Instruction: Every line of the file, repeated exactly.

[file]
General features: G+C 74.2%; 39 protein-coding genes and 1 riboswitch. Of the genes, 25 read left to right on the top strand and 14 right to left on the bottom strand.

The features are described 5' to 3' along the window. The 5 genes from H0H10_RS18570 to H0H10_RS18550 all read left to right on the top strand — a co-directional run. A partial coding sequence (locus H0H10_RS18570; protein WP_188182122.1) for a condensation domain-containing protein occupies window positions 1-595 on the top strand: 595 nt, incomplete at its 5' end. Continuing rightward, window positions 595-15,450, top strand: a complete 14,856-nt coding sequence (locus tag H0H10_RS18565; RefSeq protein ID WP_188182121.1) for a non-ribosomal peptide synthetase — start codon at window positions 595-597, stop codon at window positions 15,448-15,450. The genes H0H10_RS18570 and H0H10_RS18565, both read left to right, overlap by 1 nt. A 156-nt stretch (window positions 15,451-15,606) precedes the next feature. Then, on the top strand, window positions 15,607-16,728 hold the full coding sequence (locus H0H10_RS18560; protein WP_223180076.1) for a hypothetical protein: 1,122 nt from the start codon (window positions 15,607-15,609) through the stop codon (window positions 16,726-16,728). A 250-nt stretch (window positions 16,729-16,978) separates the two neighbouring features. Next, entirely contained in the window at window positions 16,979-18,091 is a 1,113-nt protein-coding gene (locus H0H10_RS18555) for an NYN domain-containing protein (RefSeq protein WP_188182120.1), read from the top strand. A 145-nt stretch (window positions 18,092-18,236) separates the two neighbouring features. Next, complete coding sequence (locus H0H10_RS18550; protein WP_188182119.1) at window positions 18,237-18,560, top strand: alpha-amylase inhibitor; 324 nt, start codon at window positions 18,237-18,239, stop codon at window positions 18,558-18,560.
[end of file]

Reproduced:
General features: G+C 74.2%; 39 protein-coding genes and 1 riboswitch. Of the genes, 25 read left to right on the top strand and 14 right to left on the bottom strand.

The features are described 5' to 3' along the window. The 5 genes from H0H10_RS18570 to H0H10_RS18550 all read left to right on the top strand — a co-directional run. A partial coding sequence (locus H0H10_RS18570; protein WP_188182122.1) for a condensation domain-containing protein occupies window positions 1-595 on the top strand: 595 nt, incomplete at its 5' end. Continuing rightward, window positions 595-15,450, top strand: a complete 14,856-nt coding sequence (locus tag H0H10_RS18565; RefSeq protein ID WP_188182121.1) for a non-ribosomal peptide synthetase — start codon at window positions 595-597, stop codon at window positions 15,448-15,450. The genes H0H10_RS18570 and H0H10_RS18565, both read left to right, overlap by 1 nt. A 156-nt stretch (window positions 15,451-15,606) precedes the next feature. Then, on the top strand, window positions 15,607-16,728 hold the full coding sequence (locus H0H10_RS18560; protein WP_223180076.1) for a hypothetical protein: 1,122 nt from the start codon (window positions 15,607-15,609) through the stop codon (window positions 16,726-16,728). A 250-nt stretch (window positions 16,729-16,978) separates the two neighbouring features. Next, entirely contained in the window at window positions 16,979-18,091 is a 1,113-nt protein-coding gene (locus H0H10_RS18555) for an NYN domain-containing protein (RefSeq protein WP_188182120.1), read from the top strand. A 145-nt stretch (window positions 18,092-18,236) separates the two neighbouring features. Next, complete coding sequence (locus H0H10_RS18550; protein WP_188182119.1) at window positions 18,237-18,560, top strand: alpha-amylase inhibitor; 324 nt, start codon at window positions 18,237-18,239, stop codon at window positions 18,558-18,560.